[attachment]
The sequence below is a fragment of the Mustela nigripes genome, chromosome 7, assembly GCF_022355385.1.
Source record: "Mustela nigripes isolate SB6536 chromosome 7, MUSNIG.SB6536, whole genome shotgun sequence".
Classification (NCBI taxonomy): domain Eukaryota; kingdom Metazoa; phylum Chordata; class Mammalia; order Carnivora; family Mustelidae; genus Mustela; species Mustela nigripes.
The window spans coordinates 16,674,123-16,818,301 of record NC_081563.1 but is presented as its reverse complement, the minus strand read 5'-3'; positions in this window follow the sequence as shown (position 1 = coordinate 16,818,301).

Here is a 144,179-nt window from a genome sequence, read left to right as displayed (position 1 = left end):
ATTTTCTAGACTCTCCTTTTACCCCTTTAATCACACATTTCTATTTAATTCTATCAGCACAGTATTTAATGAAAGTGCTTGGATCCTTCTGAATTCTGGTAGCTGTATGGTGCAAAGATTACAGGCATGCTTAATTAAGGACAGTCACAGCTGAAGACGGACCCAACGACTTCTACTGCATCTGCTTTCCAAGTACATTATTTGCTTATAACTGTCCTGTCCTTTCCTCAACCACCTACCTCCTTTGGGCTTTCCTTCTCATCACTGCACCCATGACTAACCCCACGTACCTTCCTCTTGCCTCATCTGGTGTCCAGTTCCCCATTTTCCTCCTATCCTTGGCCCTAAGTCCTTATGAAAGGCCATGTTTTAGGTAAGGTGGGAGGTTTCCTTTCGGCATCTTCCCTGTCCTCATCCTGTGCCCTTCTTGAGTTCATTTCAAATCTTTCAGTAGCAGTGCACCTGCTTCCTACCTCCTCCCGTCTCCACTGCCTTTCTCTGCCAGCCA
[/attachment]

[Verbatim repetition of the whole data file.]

The sequence below is a fragment of the Mustela nigripes genome, chromosome 7, assembly GCF_022355385.1.
Source record: "Mustela nigripes isolate SB6536 chromosome 7, MUSNIG.SB6536, whole genome shotgun sequence".
Classification (NCBI taxonomy): domain Eukaryota; kingdom Metazoa; phylum Chordata; class Mammalia; order Carnivora; family Mustelidae; genus Mustela; species Mustela nigripes.
The window spans coordinates 16,674,123-16,818,301 of record NC_081563.1 but is presented as its reverse complement, the minus strand read 5'-3'; positions in this window follow the sequence as shown (position 1 = coordinate 16,818,301).

Here is a 144,179-nt window from a genome sequence, read left to right as displayed (position 1 = left end):
ATTTTCTAGACTCTCCTTTTACCCCTTTAATCACACATTTCTATTTAATTCTATCAGCACAGTATTTAATGAAAGTGCTTGGATCCTTCTGAATTCTGGTAGCTGTATGGTGCAAAGATTACAGGCATGCTTAATTAAGGACAGTCACAGCTGAAGACGGACCCAACGACTTCTACTGCATCTGCTTTCCAAGTACATTATTTGCTTATAACTGTCCTGTCCTTTCCTCAACCACCTACCTCCTTTGGGCTTTCCTTCTCATCACTGCACCCATGACTAACCCCACGTACCTTCCTCTTGCCTCATCTGGTGTCCAGTTCCCCATTTTCCTCCTATCCTTGGCCCTAAGTCCTTATGAAAGGCCATGTTTTAGGTAAGGTGGGAGGTTTCCTTTCGGCATCTTCCCTGTCCTCATCCTGTGCCCTTCTTGAGTTCATTTCAAATCTTTCAGTAGCAGTGCACCTGCTTCCTACCTCCTCCCGTCTCCACTGCCTTTCTCTGCCAGCCA